But, often, the prospects haven’t really thought through what self-insurance would mean to their financial plan.

So, we ask them if they’ve identified what fund or funds they would liquidate first. We remind them that they’ll need to put aside assets—anywhere from $200,000 to $1,000,000, depending where they live—to reserve for LTC expenses. And that these dollars should be kept in a conservative funding vehicle, separate from growth funds earmarked to generate retirement earnings.

After that, the thought of insuring 60 percent to 70 percent of the risk often seems like a much better idea than upending their financial or retirement plan. Prompting prospects to think in terms of their specific funds and dollars helps them understand the value of LTCI.

— Brian I. Gordon, Riverwoods, Ill.

See also: How to Convert the LTCI Non-Buyer to an LTCI Client

Image: GI photo/Bartek Szewczyk

6. Schedule more appointments around holidays.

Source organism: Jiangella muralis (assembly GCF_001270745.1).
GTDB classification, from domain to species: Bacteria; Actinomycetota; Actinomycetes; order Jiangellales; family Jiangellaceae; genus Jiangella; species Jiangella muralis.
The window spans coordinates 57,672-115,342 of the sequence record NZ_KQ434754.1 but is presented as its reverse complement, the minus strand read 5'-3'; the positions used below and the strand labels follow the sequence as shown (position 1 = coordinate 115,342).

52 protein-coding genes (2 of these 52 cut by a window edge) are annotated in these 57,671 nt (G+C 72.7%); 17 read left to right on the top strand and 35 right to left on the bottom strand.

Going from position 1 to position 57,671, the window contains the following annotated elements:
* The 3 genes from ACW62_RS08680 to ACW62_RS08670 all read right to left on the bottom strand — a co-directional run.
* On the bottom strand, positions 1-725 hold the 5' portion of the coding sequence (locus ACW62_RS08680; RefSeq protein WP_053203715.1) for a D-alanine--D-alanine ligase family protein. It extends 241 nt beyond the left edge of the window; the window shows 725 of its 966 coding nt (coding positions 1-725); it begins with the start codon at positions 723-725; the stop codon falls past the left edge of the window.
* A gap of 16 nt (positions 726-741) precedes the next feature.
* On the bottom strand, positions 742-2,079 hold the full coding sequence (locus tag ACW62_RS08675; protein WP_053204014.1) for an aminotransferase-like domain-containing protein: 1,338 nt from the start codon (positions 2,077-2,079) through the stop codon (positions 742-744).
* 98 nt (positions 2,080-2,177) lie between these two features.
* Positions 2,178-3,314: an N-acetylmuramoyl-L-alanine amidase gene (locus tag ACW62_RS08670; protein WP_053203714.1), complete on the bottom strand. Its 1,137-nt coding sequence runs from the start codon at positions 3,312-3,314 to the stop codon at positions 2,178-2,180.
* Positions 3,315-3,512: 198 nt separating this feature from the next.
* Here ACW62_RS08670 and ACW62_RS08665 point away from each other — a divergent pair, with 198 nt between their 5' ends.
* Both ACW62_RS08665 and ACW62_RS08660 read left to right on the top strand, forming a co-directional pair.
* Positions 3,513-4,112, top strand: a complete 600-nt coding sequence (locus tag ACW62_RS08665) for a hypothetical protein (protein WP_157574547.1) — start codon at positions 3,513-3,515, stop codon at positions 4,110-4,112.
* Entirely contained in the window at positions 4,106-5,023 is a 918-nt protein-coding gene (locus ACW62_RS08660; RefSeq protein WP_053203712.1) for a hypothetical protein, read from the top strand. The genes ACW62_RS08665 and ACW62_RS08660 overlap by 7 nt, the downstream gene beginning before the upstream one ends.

Prospects willing to take time from their vacation or from family visits are serious about long-term care planning.

Expect to close and begin closing as soon as you walk in the door, and you will walk out with an application and check.” 

— Cheri Davis, Chicago area 

See also: LTCI specialists offer sales tips


7. Make ‘em laugh.

Get them to laugh and a client is far more likely to do business with you. The best way to make them laugh is to poke a little fun at yourself. It frees them up to laugh with you, and it says “I’m far from perfect … just like everyone else.”

If you think there is nothing funny about you, then ask a close friend and they will give you a long list of humorous qualities. This can be a great exercise in humility, too! Our industry can be intimidating to a client and they can feel inferior in spite of our best efforts, so loosening them up at our own expense is priceless!

— Shawn Meaike, Jewett City, Conn.

See also: 100 best sales & marketing ideas: 91-100 


8. Listen.

With seniors, sometimes the best marketing material is the language of silence.

Learn to not talk, especially the talk of interruption. If you listen long enough, they will tell you all you need and want to know.